This isn't an LSAT-style Logic Game. Those don't have a single solution, for starters, but are open-ended by design so that they can ask about the implications of different scenarios.
It's not completely unrelated, but it's really one of the Logic Puzzles you might find in a grocery store or transit hub.
- Managers: Angela, Enid, Dick, Chloe, Fred, Brian
- Accounts: fire, marine, auto, property, liability, aviation
- Borough: Manhattan, Queens, Brooklyn, Staten Island, The Bronx, New Jersey
- Number of kids: 0-5 (from prompt)
Then you'll want to assemble them into a logic puzzle table, where each variable (usually in alphabetical order) is the side of a square in the table. See the Wikipedia page (https://en.wikipedia.org/wiki/Logic_puzzle) for a simple example.
Once that's done, you start applying the rules to the table, as in the example from Wikipedia.
For example, take Rule 1: Angela has two more children than the manager from Manhattan, who has one more child than the fire manager. We know that Angela is not from Manhattan and does not manage the fire account, so we put an X in all the corresponding boxes. Likewise, Manhattan and fire do not go together, and we put the appropriate Xs there too.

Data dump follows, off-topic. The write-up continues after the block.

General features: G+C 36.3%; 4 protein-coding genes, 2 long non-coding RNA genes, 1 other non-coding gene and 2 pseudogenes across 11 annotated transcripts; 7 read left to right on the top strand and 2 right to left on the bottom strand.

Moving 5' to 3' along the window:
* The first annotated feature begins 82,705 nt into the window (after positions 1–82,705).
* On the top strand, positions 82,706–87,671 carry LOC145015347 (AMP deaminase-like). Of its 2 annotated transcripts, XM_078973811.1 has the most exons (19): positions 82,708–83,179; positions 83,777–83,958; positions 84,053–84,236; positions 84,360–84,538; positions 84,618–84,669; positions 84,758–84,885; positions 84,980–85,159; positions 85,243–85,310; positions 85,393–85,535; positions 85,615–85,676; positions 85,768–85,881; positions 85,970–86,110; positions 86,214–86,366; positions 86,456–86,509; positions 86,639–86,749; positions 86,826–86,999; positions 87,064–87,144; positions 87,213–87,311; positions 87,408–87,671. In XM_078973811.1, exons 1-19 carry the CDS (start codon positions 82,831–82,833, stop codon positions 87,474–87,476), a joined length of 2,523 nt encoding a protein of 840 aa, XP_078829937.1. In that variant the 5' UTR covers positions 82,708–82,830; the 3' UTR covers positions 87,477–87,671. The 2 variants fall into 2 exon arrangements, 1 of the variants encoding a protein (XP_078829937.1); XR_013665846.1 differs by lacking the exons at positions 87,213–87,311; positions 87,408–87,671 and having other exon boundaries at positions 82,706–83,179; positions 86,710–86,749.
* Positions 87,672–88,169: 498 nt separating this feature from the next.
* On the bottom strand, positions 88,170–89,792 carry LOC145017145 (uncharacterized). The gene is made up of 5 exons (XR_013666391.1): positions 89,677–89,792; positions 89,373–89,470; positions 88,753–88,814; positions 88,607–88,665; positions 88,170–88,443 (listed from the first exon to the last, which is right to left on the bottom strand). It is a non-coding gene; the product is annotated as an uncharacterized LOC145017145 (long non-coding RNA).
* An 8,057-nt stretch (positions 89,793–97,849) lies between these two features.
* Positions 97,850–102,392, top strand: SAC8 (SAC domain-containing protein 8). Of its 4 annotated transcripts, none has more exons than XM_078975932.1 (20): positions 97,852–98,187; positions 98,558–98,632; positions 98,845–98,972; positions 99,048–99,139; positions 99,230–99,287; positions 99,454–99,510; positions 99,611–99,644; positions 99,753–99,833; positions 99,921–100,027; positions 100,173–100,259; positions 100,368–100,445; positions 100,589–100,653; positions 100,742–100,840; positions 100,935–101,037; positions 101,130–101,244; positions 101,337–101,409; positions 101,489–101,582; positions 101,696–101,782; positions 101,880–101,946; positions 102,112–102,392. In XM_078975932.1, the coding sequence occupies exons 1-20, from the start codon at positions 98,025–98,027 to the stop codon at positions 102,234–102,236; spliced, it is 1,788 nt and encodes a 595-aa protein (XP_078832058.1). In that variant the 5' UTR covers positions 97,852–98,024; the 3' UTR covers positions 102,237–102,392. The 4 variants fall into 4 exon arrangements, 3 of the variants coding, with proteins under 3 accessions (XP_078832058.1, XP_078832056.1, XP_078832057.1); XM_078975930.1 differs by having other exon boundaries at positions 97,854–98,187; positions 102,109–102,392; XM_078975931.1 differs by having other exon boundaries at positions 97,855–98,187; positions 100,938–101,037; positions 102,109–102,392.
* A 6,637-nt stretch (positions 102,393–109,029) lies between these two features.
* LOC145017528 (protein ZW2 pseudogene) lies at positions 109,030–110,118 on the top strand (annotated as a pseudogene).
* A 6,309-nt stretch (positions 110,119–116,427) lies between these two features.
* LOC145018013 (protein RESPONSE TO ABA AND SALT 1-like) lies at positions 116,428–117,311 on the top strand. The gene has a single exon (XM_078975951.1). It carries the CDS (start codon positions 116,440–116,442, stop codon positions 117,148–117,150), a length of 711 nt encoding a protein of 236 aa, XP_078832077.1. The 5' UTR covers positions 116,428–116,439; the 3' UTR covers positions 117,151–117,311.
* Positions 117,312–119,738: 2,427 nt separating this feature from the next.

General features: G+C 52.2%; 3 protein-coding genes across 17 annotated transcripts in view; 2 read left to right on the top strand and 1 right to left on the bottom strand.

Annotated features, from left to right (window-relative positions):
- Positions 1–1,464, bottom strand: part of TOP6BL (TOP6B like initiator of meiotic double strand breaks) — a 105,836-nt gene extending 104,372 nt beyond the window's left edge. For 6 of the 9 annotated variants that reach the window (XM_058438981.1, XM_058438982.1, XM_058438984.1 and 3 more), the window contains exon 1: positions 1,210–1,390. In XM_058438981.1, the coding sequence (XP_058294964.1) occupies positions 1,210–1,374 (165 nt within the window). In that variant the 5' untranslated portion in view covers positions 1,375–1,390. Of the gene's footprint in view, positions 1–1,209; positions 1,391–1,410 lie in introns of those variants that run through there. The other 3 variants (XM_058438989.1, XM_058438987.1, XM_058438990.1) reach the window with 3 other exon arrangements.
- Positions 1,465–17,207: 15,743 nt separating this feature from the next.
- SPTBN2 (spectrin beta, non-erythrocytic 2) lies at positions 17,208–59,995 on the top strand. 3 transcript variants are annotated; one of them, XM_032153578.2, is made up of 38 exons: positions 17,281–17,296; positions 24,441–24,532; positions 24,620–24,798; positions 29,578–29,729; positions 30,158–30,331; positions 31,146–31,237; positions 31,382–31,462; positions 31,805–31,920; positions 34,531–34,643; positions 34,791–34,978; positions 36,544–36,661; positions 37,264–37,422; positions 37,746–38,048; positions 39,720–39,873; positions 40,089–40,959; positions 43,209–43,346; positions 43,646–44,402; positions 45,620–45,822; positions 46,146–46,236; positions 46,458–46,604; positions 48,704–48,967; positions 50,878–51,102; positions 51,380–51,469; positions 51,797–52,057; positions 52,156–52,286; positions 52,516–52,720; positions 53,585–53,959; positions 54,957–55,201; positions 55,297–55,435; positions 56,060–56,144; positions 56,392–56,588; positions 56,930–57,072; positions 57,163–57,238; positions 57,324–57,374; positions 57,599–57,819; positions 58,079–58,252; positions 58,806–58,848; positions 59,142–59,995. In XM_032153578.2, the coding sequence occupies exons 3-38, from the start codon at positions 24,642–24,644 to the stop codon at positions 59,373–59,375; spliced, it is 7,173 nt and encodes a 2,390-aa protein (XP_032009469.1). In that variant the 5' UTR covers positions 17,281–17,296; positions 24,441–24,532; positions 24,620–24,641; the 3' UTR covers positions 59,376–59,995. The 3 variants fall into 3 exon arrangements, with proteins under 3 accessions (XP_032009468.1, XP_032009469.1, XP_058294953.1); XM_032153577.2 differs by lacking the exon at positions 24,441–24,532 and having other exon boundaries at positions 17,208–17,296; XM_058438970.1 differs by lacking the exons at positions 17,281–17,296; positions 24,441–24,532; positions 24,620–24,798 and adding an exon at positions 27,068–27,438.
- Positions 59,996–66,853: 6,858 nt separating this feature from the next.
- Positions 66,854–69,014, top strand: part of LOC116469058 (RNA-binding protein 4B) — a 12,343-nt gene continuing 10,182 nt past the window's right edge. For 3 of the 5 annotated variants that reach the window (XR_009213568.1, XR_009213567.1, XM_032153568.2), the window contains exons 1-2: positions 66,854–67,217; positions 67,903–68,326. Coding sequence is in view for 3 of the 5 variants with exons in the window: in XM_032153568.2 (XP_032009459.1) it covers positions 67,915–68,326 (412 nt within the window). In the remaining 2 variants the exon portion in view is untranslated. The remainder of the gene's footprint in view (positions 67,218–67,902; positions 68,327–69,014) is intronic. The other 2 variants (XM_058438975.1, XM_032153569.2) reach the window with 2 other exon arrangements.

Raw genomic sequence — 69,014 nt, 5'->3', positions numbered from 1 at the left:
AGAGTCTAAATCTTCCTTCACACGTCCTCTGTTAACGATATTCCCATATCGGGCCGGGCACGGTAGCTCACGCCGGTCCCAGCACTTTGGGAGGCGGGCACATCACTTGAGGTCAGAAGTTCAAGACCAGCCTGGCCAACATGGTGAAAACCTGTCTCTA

But we also know that for children, fire + 1 = Manhattan and Manhattan + 2 = Angela. So we know the fire account has at least 3 fewer children than the max, and therefore cannot have 3, 4, or 5. Likewise, Angela cannot have 0, 1, or 2. Manhattan is in between, and cannot have 0 (fire has 1 less), 4, or 5 (Angela has 2 more).
If any of the rules told us two variables *did* go together, we would fill in the appropriate circles and X-out the remaining spots in the row and column within a block of the table. This set of rules does not have any like that, so we simply continue filling in Xs until there is only one space left in a row or column within a block. We have then established a link, so we fill in the circle, X out the remaining spaces in the corresponding row or column that was not filled, and look for other implications.
By 'other implications,' I mean that once a link is established, we can carry over information from the row and column it links to one another. For example, if I determine Chloe lives in Manhattan, then if I already knew Chloe has 3 children, I now know that Manhattan and 3 children are also linked, and fill in the appropriate circles and Xs to reflect that.
We continue that process for each rule. We may need to go through the rules more than once since we will have more of the table completed on the subsequent reads, allowing us to make further deductions. Eventually, we will reach a complete solution, with each manager matched to their correct account, residence, and number of children.